LIVE Sentiment Analysis on Twitter Data using Tweepy, Keras, and Django

Source: Deep Learning on Medium


Go to the profile of Rohit Agrawal
Photo by Marten Bjork on Unsplash

Welcome to this tutorial on performing live sentiment analysis on tweets. I am sure you have come across complex dashboards with tons of graphs and numbers being crunched which look straight out of a sci-fi movie and stared in awe. Well, that is basically our aim here.

Some Complex looking dashboard

Although our final result would not be as extensive as this, it will, however, teach you how to make the necessary data connections so that you can make it as sophisticated as you want. You can continue it as a SaaS business or a mobile app and earn some dough $$$. Our result would be something like this:

Our Result

It will perform live analysis for any hashtag and it’s related contexts and show you new tweets as they come in, along with a sentiment attached to it.

Excited enough? Good, let’s get into it. This article is divided into 4 parts:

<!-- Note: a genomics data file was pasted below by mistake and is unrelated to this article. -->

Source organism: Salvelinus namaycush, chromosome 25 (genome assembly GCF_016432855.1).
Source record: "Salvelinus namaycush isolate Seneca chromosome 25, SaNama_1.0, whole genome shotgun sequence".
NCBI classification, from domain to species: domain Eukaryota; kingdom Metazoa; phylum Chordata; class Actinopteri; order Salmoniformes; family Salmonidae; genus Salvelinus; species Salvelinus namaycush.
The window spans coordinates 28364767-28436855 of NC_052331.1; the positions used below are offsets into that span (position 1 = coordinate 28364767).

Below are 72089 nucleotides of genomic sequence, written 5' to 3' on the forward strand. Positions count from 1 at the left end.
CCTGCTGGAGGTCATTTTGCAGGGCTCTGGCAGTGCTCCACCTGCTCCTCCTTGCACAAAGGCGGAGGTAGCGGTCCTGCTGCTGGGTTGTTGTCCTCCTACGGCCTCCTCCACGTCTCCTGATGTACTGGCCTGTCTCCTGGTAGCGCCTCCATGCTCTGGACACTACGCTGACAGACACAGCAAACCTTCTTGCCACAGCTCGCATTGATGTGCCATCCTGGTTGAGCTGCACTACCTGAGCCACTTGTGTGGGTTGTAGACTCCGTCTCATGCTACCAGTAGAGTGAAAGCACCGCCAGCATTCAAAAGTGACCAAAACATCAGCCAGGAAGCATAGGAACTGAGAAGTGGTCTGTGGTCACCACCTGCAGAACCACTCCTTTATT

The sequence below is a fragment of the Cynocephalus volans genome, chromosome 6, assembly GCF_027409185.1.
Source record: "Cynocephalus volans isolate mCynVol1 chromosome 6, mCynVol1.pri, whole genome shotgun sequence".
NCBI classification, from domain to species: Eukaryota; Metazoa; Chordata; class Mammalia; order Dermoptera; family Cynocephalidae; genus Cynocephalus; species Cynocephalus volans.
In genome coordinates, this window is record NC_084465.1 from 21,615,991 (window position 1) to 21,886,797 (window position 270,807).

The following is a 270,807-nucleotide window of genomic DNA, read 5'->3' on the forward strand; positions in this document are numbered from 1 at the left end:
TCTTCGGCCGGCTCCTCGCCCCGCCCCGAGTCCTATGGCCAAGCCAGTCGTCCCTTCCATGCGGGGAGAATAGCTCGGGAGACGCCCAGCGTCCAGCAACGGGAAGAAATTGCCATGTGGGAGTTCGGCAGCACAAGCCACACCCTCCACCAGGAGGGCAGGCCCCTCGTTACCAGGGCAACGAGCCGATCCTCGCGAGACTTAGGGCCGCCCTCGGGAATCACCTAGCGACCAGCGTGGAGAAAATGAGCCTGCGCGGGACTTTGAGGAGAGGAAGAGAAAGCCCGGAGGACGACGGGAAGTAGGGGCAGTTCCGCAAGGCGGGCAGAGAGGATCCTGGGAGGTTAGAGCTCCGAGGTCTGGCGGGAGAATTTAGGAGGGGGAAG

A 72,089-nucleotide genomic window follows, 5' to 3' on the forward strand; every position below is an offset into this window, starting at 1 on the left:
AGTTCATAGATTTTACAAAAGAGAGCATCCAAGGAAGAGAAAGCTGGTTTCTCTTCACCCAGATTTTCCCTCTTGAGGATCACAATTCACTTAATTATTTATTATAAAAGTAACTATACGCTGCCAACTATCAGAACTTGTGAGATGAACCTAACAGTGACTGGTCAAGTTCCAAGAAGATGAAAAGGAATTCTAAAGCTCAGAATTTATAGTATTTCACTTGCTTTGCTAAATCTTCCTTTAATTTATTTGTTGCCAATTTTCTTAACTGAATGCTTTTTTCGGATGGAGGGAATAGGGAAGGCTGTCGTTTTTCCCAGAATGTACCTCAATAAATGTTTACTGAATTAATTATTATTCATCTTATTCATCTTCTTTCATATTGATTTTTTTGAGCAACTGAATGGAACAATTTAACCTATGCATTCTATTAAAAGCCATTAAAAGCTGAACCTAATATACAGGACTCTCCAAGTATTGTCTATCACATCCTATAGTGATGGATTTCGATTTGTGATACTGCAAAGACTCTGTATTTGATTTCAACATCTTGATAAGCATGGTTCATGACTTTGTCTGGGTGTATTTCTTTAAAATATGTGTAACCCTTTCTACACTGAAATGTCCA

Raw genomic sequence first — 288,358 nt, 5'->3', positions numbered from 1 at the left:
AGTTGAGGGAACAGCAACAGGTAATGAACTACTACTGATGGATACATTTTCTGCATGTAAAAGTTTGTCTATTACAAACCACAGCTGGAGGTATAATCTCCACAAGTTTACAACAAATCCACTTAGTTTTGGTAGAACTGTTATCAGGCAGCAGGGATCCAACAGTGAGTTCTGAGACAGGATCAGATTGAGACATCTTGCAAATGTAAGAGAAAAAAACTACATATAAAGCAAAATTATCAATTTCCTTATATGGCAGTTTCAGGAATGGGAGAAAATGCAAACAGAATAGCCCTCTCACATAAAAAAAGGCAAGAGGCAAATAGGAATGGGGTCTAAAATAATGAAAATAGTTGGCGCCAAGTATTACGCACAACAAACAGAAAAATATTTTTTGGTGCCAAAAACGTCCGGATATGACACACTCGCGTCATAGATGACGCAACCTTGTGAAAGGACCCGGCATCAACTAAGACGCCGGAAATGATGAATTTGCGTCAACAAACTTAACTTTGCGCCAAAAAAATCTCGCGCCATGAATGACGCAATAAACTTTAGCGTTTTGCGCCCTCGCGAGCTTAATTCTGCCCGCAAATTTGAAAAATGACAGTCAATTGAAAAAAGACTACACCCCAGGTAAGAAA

1. Making the Model
  2. Making the UI Interface(Front-end)
  3. Making the Backend, getting live data and connecting everything

1. Model Stuff

Although sentiment analysis is a pretty common topic in Natural Language Processing, I will just brief over the model architecture right now, but I will write a separate post on it later.

I used the Sentiment140 Dataset for training, which contains approx. 1.6 million tweets. After cleaning the text by normalization and removing user tags that begin with ‘@’, I used the gensim package’s Word2Vec function to train it on the entire corpus. Since the corpus is pretty huge, I had enough data to train pretty accurate embeddings, otherwise, I would have used a pre-trained vectorizer.

#Test word embeddings
w2v_model.most_similar("hate")

[('suck', 0.5254894495010376),
('stupid', 0.509635865688324),